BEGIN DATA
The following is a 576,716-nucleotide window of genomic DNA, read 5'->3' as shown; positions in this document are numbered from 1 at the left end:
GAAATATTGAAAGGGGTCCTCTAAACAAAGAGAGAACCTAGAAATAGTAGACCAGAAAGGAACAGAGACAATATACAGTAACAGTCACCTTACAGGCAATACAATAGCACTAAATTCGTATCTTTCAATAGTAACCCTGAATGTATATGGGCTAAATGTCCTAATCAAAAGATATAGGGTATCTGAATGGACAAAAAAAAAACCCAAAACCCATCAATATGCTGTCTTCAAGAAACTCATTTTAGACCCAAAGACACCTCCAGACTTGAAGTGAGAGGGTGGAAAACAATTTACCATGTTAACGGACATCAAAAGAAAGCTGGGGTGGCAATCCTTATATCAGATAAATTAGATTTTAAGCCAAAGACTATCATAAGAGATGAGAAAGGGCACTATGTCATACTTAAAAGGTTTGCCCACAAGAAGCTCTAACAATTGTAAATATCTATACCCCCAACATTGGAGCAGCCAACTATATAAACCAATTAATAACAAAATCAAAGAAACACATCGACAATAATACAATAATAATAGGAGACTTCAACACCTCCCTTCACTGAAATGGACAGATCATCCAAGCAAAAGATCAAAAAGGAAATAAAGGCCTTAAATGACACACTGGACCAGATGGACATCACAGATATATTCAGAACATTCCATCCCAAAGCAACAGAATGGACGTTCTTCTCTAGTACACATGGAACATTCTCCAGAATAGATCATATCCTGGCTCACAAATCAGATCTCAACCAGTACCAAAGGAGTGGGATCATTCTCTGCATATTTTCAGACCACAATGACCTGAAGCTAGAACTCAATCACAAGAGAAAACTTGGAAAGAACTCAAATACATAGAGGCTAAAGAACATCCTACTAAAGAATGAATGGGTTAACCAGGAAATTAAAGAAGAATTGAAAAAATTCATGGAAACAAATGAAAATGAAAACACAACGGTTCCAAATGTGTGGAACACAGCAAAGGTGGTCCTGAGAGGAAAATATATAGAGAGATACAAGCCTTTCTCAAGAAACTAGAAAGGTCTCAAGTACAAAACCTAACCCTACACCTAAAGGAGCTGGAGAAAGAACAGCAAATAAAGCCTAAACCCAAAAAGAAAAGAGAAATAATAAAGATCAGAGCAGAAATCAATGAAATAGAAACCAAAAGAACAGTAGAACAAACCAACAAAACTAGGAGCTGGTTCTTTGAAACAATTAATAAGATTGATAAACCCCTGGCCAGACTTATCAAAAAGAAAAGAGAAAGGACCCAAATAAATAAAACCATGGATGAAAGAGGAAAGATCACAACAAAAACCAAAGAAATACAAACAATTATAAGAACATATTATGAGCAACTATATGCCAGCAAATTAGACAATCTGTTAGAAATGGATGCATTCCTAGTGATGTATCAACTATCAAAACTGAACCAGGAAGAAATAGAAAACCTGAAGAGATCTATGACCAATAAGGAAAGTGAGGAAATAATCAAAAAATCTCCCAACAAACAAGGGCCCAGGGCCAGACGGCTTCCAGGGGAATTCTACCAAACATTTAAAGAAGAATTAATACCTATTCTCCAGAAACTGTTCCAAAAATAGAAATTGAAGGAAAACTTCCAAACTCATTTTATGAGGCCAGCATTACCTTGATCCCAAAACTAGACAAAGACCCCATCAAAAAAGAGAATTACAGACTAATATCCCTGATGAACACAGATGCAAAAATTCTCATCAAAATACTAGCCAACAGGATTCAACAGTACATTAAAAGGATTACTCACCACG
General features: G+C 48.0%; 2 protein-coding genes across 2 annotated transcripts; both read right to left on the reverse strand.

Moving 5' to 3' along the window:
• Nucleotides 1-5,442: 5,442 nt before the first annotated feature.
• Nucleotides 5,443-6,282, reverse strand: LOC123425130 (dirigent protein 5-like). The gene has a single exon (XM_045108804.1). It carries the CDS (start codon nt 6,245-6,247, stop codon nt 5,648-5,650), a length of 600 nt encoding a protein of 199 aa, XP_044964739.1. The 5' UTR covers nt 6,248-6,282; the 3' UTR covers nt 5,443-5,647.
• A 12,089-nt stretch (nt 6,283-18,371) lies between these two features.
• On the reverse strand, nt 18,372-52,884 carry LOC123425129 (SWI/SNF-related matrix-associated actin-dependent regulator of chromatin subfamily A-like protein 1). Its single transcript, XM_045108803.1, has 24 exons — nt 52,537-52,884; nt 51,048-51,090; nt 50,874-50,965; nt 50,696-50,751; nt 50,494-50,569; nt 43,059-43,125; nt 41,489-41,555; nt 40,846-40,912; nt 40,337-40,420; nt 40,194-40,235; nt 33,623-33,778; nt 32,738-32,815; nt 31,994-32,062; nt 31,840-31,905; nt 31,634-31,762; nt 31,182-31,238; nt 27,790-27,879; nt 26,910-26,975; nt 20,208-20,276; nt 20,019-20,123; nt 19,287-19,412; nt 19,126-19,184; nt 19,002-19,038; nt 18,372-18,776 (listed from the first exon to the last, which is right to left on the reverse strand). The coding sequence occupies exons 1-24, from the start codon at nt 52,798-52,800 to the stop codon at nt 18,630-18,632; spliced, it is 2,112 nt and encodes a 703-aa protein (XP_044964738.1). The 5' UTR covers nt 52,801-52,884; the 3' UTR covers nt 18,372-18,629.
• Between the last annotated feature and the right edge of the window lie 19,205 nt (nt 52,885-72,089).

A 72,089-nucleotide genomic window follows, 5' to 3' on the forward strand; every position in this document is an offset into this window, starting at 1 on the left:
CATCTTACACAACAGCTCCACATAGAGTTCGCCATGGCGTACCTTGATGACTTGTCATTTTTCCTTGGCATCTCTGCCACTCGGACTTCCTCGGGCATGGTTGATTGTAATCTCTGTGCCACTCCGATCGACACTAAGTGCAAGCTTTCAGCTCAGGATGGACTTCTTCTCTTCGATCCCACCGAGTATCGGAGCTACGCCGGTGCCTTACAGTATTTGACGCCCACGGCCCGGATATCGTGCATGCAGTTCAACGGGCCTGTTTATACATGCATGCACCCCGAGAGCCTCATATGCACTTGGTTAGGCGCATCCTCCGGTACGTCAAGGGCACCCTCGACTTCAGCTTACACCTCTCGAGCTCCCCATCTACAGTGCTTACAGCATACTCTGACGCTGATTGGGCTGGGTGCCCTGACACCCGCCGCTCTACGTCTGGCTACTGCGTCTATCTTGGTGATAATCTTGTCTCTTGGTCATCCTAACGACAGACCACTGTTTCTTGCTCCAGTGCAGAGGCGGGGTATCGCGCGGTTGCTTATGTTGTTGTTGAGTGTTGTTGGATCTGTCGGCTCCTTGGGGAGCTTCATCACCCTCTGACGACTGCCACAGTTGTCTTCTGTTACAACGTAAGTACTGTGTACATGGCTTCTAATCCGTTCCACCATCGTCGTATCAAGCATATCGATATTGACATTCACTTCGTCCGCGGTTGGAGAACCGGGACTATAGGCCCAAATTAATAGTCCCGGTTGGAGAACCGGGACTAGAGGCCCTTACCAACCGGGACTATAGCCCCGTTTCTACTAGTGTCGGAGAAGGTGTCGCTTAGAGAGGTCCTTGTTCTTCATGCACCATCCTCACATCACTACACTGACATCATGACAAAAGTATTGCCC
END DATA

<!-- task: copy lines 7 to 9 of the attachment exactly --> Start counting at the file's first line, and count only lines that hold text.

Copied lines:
• A 12,089-nt stretch (nt 6,283-18,371) lies between these two features.
• On the reverse strand, nt 18,372-52,884 carry LOC123425129 (SWI/SNF-related matrix-associated actin-dependent regulator of chromatin subfamily A-like protein 1). Its single transcript, XM_045108803.1, has 24 exons — nt 52,537-52,884; nt 51,048-51,090; nt 50,874-50,965; nt 50,696-50,751; nt 50,494-50,569; nt 43,059-43,125; nt 41,489-41,555; nt 40,846-40,912; nt 40,337-40,420; nt 40,194-40,235; nt 33,623-33,778; nt 32,738-32,815; nt 31,994-32,062; nt 31,840-31,905; nt 31,634-31,762; nt 31,182-31,238; nt 27,790-27,879; nt 26,910-26,975; nt 20,208-20,276; nt 20,019-20,123; nt 19,287-19,412; nt 19,126-19,184; nt 19,002-19,038; nt 18,372-18,776 (listed from the first exon to the last, which is right to left on the reverse strand). The coding sequence occupies exons 1-24, from the start codon at nt 52,798-52,800 to the stop codon at nt 18,630-18,632; spliced, it is 2,112 nt and encodes a 703-aa protein (XP_044964738.1). The 5' UTR covers nt 52,801-52,884; the 3' UTR covers nt 18,372-18,629.
• Between the last annotated feature and the right edge of the window lie 19,205 nt (nt 52,885-72,089).